In twenty-first century science, computational modelling is a powerful tool for the study of matter on a nanoscale. It complements an increasing range of experimental probes providing new or more accurate measurements in nanoscience and nanotechnology. The theoretical apparatus upon which electronic structure models are built determines their computational tractability which in turn determines their utility in applications to systems of increasing complexity.
The accurate description of the effects of electron correlation is of central importance in ab initio electronic structure theory of atomic and molecular systems. Many body methods, in particular many-body perturbation theory and various coupled cluster expansions, are firmly established as the methods of choice in calculating electron correlation energies. Second order, Moeller-Plesset perturbation theory is the most widely used ab initio quantum chemical technique. Coupled cluster theory with single and double excitations and a perturbative estimate of the contribution of triple excitations is often regarded as a best compromise of accuracy and computational tractability. Both of these methods employ a single reference formalism which is not adequate for studies of systems involving significant quasidegeneracy effects such as bond breaking and bond making. Such studies require the use of a multireference formalism. However, the usual approach to the many-body multireference problem based on the Rayleigh-Schrödinger formalism suffers from the appearance of ‘intruder states’ which can destroy the utility of the method. For more than thirty years a robust approach to the mulitreference correlation problem has been lacking. The little used Brillouin-Wigner formalism shows considerable potential in that it avoids `intruder states'. This volume brings together in a single volume recent leading edge research developments in this area.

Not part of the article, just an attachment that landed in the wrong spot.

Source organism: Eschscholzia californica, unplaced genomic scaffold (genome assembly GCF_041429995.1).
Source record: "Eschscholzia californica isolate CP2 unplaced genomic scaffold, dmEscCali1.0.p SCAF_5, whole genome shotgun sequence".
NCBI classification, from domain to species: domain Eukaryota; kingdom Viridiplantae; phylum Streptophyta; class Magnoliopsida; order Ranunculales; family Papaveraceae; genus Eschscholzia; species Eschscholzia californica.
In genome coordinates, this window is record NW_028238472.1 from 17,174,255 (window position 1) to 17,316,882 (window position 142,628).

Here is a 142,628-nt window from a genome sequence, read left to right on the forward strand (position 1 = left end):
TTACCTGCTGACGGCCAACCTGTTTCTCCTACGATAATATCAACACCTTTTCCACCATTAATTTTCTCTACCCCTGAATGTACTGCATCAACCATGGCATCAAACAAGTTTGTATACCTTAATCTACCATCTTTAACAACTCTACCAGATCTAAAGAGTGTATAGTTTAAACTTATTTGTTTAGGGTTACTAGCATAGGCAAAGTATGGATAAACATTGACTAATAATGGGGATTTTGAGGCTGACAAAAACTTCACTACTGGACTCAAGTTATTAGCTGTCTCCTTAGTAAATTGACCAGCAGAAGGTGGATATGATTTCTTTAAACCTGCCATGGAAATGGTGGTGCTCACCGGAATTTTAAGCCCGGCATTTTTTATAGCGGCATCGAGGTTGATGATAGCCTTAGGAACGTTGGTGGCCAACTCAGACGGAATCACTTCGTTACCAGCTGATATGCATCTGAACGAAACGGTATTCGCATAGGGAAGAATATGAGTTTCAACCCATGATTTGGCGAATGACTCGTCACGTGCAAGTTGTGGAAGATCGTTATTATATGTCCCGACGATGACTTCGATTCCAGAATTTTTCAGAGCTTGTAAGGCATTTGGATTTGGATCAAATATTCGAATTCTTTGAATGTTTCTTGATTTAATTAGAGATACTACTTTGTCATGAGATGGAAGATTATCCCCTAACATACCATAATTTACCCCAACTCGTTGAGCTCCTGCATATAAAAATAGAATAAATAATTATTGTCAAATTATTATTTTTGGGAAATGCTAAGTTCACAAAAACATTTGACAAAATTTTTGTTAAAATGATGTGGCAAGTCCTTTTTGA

Brillouin-Wigner Methods for Many-Body Systems provides an introduction to many-body methods in electronic structure theory for the graduate student and post-doctoral researcher. It provides the researcher in many-body physics and theoretical chemistry with an account of Brillouin-Wigner methodology as it has been developed in recent years to handle the multireference correlation problem and defines the frontiers of this research field.
This volume is of interest to atomic and molecular physicists, physical chemists and chemical physicists, quantum chemists and condensed matter theorists, computational chemists and applied mathematicians.
"This book on "Brillouin-Wigner methods for many-body systems" by Hubac and Wilson is perhaps the first comprehensive treatise on the subject. The authors are both internationally recognised experts in the field and are to be congratulated on their clear and thorough presentation of the present 'state of the art'. I recommend the book to anyone working in the field."
(Roy McWeeny, Emeritus Professor, University of Pisa, Iyaly)
"I strongly recommend the book by Professors Hubac and Wilson on Brillouin-Wigner Perturbation Theory. From their masterly introduction to the most technical details, this book will be an inspiration to anyone interested in the use of modern perturbation theory in theoretical chemistry and physics."
(Henry F. Schaefer III, Graham Perdue Professor of Chemistry and Director of the Center for Computational Quantum Chemistry, University of Georgia, USA)
"The book of I.Hubac and S.Wilson is very comprehensive.What is particularly interesting is a new fresh look on intruder state problem. Any serious student of Brillouin Wigner theory applied for many body systems should read this book."
(J. Cížek, Emeritus Professor, University of Waterloo,Canada)
"Ever since the introduction of the Brillouin-Wigner version of the coupled-cluster method by Hubac and Neogrady in 1994, there has been a conspicuous attention paid to this approach, particularly by the Slovak and Czech quantum chemistry schools. Although lacking the exact size-extensive property, its attractiveness stems primarily from its ability to overcome the problems of intruder states that often plague standard multireference approaches. It is commendable that the authors gathered in this monograph the relevant up to date developments in this field of endeavour. The book will undoubtedly
be very much appreciated by both students and practitioners dealing with molecular electronic structure calculations."
(Josef Paldus, Distinguished Professor Emeritus, University of Waterloo, Canada)